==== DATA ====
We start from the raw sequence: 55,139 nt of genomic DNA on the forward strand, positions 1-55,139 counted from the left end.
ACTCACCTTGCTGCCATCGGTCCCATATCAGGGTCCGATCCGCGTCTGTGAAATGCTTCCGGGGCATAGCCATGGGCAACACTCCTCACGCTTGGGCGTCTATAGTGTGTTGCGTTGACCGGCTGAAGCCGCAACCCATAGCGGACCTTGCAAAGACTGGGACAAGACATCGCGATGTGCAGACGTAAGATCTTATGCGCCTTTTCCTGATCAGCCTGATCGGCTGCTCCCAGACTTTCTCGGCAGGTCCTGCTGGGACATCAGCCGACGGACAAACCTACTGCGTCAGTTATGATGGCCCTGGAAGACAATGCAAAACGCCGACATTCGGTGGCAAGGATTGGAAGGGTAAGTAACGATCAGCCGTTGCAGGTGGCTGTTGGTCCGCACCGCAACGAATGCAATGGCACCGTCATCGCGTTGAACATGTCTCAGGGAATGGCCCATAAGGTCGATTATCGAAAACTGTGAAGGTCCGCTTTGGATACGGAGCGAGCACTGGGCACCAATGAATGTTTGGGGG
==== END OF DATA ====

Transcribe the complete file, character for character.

We start from the raw sequence: 55,139 nt of genomic DNA on the forward strand, positions 1-55,139 counted from the left end.
ACTCACCTTGCTGCCATCGGTCCCATATCAGGGTCCGATCCGCGTCTGTGAAATGCTTCCGGGGCATAGCCATGGGCAACACTCCTCACGCTTGGGCGTCTATAGTGTGTTGCGTTGACCGGCTGAAGCCGCAACCCATAGCGGACCTTGCAAAGACTGGGACAAGACATCGCGATGTGCAGACGTAAGATCTTATGCGCCTTTTCCTGATCAGCCTGATCGGCTGCTCCCAGACTTTCTCGGCAGGTCCTGCTGGGACATCAGCCGACGGACAAACCTACTGCGTCAGTTATGATGGCCCTGGAAGACAATGCAAAACGCCGACATTCGGTGGCAAGGATTGGAAGGGTAAGTAACGATCAGCCGTTGCAGGTGGCTGTTGGTCCGCACCGCAACGAATGCAATGGCACCGTCATCGCGTTGAACATGTCTCAGGGAATGGCCCATAAGGTCGATTATCGAAAACTGTGAAGGTCCGCTTTGGATACGGAGCGAGCACTGGGCACCAATGAATGTTTGGGGG